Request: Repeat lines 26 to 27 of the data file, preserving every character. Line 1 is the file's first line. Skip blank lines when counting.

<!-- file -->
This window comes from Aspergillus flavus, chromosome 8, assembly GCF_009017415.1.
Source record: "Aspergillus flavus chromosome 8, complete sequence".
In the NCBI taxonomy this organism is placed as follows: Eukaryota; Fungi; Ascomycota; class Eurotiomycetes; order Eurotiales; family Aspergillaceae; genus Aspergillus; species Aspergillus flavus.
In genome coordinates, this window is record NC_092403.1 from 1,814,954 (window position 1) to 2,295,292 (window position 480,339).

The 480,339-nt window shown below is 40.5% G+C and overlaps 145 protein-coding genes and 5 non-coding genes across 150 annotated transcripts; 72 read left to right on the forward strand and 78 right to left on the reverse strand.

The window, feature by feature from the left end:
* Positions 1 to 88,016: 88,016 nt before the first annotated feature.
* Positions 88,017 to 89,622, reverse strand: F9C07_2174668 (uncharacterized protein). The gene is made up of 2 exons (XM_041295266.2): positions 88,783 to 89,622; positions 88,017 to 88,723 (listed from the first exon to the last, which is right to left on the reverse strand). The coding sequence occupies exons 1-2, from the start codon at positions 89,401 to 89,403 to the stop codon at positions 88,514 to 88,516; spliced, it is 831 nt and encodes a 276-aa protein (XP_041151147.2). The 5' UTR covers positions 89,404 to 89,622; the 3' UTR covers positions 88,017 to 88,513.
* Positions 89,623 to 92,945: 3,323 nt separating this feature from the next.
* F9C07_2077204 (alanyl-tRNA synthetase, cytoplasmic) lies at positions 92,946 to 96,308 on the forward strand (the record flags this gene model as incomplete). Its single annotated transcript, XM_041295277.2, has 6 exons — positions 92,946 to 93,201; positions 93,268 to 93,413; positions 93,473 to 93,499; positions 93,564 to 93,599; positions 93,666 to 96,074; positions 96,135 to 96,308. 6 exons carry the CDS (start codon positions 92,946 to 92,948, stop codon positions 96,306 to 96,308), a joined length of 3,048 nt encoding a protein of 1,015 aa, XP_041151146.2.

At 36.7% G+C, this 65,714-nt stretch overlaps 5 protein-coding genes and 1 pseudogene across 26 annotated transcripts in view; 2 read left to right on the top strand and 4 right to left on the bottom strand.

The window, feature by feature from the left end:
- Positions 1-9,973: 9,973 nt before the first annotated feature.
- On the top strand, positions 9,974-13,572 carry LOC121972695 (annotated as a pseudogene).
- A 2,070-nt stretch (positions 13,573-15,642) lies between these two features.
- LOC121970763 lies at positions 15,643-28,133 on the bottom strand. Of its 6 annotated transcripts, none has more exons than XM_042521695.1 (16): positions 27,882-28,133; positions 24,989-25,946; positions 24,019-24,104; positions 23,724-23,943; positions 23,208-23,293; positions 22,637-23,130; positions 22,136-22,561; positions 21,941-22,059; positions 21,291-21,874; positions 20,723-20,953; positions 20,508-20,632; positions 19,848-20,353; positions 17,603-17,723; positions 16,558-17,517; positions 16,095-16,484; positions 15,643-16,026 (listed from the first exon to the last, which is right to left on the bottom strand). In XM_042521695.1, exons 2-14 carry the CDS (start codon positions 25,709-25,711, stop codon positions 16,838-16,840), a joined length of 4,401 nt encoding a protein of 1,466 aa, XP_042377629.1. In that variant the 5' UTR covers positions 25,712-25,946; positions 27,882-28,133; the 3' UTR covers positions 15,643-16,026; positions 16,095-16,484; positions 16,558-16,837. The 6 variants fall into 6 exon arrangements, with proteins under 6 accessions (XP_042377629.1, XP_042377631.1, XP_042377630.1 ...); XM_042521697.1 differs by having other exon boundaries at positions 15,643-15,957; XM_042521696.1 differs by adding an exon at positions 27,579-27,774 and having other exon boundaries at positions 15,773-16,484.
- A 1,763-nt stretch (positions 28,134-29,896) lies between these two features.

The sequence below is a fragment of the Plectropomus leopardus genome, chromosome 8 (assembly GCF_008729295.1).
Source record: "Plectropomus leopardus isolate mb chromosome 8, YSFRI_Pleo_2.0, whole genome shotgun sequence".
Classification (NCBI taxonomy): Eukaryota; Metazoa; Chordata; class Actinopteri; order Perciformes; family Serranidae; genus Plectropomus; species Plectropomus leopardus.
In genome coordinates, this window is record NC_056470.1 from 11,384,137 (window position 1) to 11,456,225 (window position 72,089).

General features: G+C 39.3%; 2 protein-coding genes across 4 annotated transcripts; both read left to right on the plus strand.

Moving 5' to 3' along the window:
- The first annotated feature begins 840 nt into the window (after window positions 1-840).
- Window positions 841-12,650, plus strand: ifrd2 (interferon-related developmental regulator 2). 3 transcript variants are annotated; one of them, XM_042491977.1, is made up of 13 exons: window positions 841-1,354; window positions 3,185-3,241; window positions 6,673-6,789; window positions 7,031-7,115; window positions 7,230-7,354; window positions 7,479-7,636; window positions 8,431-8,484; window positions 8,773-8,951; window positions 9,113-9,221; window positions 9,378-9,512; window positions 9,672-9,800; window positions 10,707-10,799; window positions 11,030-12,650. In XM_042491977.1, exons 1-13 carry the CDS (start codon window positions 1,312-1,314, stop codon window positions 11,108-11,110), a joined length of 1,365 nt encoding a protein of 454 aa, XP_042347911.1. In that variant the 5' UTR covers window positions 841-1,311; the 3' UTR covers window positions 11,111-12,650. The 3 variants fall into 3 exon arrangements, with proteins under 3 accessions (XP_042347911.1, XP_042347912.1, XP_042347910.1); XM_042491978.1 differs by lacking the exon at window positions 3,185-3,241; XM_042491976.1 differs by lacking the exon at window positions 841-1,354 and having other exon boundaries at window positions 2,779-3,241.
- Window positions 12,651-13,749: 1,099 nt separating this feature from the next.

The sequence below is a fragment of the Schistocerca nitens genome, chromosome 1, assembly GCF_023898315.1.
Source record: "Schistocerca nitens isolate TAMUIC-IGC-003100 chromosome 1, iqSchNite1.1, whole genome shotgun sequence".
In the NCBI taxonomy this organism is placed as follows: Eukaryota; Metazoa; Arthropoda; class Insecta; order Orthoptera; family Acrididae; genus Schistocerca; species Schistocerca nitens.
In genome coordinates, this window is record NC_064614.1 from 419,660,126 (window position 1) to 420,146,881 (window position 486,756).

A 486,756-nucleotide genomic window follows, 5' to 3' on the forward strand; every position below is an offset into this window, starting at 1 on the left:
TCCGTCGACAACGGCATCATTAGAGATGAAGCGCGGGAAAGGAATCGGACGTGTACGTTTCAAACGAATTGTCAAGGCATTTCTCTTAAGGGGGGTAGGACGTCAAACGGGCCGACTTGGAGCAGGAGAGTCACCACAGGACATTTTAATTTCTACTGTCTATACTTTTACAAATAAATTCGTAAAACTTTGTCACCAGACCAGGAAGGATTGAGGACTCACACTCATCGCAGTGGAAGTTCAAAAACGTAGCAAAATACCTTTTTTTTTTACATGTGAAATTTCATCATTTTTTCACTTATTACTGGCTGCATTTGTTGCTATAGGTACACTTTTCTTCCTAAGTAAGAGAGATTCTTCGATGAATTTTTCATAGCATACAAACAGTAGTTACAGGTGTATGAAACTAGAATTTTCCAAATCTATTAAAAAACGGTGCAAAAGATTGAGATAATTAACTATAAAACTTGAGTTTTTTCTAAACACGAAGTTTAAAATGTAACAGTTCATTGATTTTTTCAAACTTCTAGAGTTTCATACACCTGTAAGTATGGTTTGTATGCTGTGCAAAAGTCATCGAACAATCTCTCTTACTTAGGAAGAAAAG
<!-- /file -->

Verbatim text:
- Window positions 12,651-13,749: 1,099 nt separating this feature from the next.

The sequence below is a fragment of the Schistocerca nitens genome, chromosome 1, assembly GCF_023898315.1.